Tea And Times Roman

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SRI LANKA [image, unknown]

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Tea and Times Roman

On his way back to New York Asia's best-known journalist, Varindra Tarzie Vittachi, reflects on a brief visit to the island - and to the village - of his childhood.

IN THE Development Mafia the thing to be these days is a Villager. Bureaucrats from the poor world and academics in the rich, whose closest contact with a village probably is ‘The Little House on the Prairie’ or, possibly even ‘The Good Earth’, make proud and public claim to being villagers and to expertise in ‘The Felt Needs’ of the village. Why not? It’s a harmless piece of gamesmanship as long as no one takes it seriously.

When bourgeois denizens of Jakarta, Rangoon and Colombo speak of their villages, I pay some heed because if they have lived in the capital city for a generation, they still have a village home or close relatives who live there. I suppose they think of the village as Robert Frost thought of home — the place where, when you knocked on the door, they had to take you in. I recently heard a grandmother who was born in Colombo and has lived in a slum garden in the middle of the city for years refer to the city as her ‘gama’, her village. Jakarta, Rangoon and Colombo retain a great deal of old rural simplicity in spite of the new high rises, new hotels and traffic jams.

There is a very tiny minority who were deracinated two or three generations ago and became irrevocably — and, I suppose, happily — off from the sense of the country. But they are less likely to be interested in Third World development than even Dennis Thatcher.


NOT BEING ritual-bound, by nature or upbringing, I wonder what has impelled me three times these past three years to visit my grandfather’s grave — actually the little coconut grove in the village of Pilikuttuwa, in which his ashes were buried in 1926. However ‘global’ one’s experience, as one grows older the groping for roots seems to become more and more insistent. My grandfather was the headmaster of the Government Vernacular Boys School, a small coconut-leafed, thatched, mud-and-wattle building, as I recall. The etching on his marble headstone is capped, ‘In Loving Memory’, and is etched in English. The letters are in ornate Times Roman. How many people in his village ever read that inscription? Not many, I guess. He himself read only Sinhala and would have had problems with Times Roman.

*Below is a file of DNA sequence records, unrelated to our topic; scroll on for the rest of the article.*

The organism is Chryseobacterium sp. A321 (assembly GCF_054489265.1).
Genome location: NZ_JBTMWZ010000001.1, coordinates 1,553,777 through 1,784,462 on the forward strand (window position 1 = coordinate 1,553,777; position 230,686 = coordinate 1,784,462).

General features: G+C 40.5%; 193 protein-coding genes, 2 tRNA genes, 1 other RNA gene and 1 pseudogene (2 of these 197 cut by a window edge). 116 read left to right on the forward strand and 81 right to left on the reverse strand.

But that was how it was in those days. English was the posh language, and though my family was by no means that, it was culturally cachet to be buried in English. All that is now changed. The ‘vernaculars’ have been reinstated as the languages of one’s deepest relationships, of literature, of song and drama, and the idiom of one’s affections and dreams. And English, as it should, has reverted to being the medium of diplomatic and commercial exchange as it was when the East India Company first came prospecting for business.

Basil Wright caught this brilliantly in his classified documentary film, ‘The Song of Ceylon’, by interspersing voices of the pilgrims climbing Adam’s Peak chanting, ‘Karunavai, karunavai!’ (Compassion, compassion!), with the dry crackle of brokers negotiating tea prices.


THE COMMUNAL quarrel in Sri Lanka keeps blowing hot and warm. Except in rare cases of racial flare-ups which die as soon as passions are spent, communal issues are closely interwoven with the fear of economic deprivation. And, since economic prospects in libertarian countries are always determined by the class structure of society, the sense of communal deprivation, if not remedied very early, inevitably becomes radicalised into an ideological issue. You can find a close correlation between unemployment, for instance, and the rise of communal tension. Someone has to be blamed for ‘taking our jobs away’. And since the market forces which determine economic activity are too remote to be plausible scapegoats, the stranger in our midst — even if he’s been around since we can remember — will do. That is how it all began, when the gains of the Korean War boom had been dissipated in the mid-fifties. The answers are likely to be found in economic development and the equitable distribution of those gains across the divisions of class, creed, caste and ethnicity.